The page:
At a recent Place of Recreation, two little girls began playing with my kids, allowing me to sip a cocktail and text people.
The girls’ mother soon approached me, and I complimented her on how well her children played with younger children. She thanked me, and said, “I have a friend who adopted her daughter from China.”
“That’s nice,” I said. Awkward pause ensued. “Actually, none of my children are from China.”
“Oh!” she said. “Is your husband Oriental?”
“Yes!” I answered brightly. “I got him on sale! He was on the shelf right next to the Flied Lice!”
Okay, no, no. I didn’t say that. I might have smirked a little. But since my everyday generic expression is sort of smirky, I don’t think she noticed. Then I summoned my most patronizing tone, and patiently explained the extraordinary circumstances that have led to my children having brown skin.
The woman nodded sagely. “Those children will lead very blessed lives,” she said.
Yes. Yes, they will. Because they will have sufficient health insurance to cover the therapy bills needed when they’re old enough to realize that their birth parents were too poor to raise them and instead entrusted them to a wild-eyed redheaded woman who lets them eat raw cookie dough for breakfast and listen to Lady Gaga songs on the way to school. Oh, and PSSST…..she’s a yeller, too.
I’ve ranted about this before. But I’ve been thinking about it again lately because of a book I’m reading. In the excellent “The Missing,” by Tim Gautreaux, a 5-year-old girl is kidnapped from a department store in 1920s-era New Orleans. Her parents are entertainers on a riverboat, and the family lives aboard the vessel as it cruises up and down the Mississippi. The book’s main character is Sam, who is the security guard under whose watch the child disappears. He embarks on a mission to find her.
WARNING: SLIGHT SPOILER ALERT HERE.
He does find her. He sees that she has become the child of a wealthy man and his wife who live in a beautiful Victorian home and give her toys and sweets and her own personal handmaiden.
And so he decides to leave her there….because this new life, he believes, will in the end be better for the girl than the bawdy life her riverboat parents, who love her dearly, will give her.
That’s not the end of the story. But it’s a salient point, and it plagues me a little because so many people assume that my kids are so “blessed” to be here.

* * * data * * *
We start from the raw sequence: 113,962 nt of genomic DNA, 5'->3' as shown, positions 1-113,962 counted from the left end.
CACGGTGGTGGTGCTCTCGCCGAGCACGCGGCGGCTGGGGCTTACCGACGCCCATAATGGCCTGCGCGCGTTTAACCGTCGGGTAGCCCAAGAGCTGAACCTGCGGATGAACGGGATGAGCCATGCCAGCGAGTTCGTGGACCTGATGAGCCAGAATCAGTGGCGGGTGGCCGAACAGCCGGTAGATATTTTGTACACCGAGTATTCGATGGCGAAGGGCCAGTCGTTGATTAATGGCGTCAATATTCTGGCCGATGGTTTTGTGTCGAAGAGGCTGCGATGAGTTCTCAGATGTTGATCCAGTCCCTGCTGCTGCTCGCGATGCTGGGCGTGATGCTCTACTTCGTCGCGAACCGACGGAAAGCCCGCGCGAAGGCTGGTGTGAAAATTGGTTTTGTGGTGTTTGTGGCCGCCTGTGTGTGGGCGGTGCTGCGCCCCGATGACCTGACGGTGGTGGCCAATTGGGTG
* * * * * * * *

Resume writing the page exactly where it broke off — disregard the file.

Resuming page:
Are they? They were born in Third World countries to young, unwed mothers too poor to keep them. They lived the first six months of their lives in orphanages: the younger two drank from bottles that were propped up next to them in their sleeping baskets. The Tyrant had suffered from malnutrition, pneumonia and a staph infection before she learned to smile.
We adopted them and are raising them in a suburb where 94.4 percent of the population is white. Like, really white. And their father makes them watch golf on television and cheer for the Boston Red Sox.
My point: our children aren’t with us because life is better here. They are with us because they needed parents. And yes, they will have opportunities that probably wouldn’t have been available had they been raised in their birth countries. They will also have lifelong questions about the circumstances of their births. The Diva, who turns 9 this month, has cried out of worry that her birth mother doesn’t have enough to eat. The Pterodactyl desperately wishes that he had once lived in my belly. Honestly, he wishes he still lived there.
I am SO PROUD of our family. I love the way we look, and I love our life story. I touch my daughters’ silky black hair a hundred times a day, and each feel of their heads stirs my heart. My son stares at me whenever I walk into a room, and even when he’s screaming at me to GIVE HIM THE STAPLER RIGHT NOW, MOM, I get lost in the mysterious spirit of his big dark eyes.
These children have saved my life, and of the five of us, I am by far the luckiest. Are they better off here because we have money? No. (And by the way, we don’t have much.) They are better off here because they have parents.
But one day, when they’re older, we’ll travel to Hanoi and see oxen moving among the bright green rice paddies. We’ll to go to Guatemala and watch the steam simmering from the Atitlan volcano. And our children will cling to us, their parents, and nonetheless wonder, “What have we missed by not being here?” In a sense, they will have become The Missing.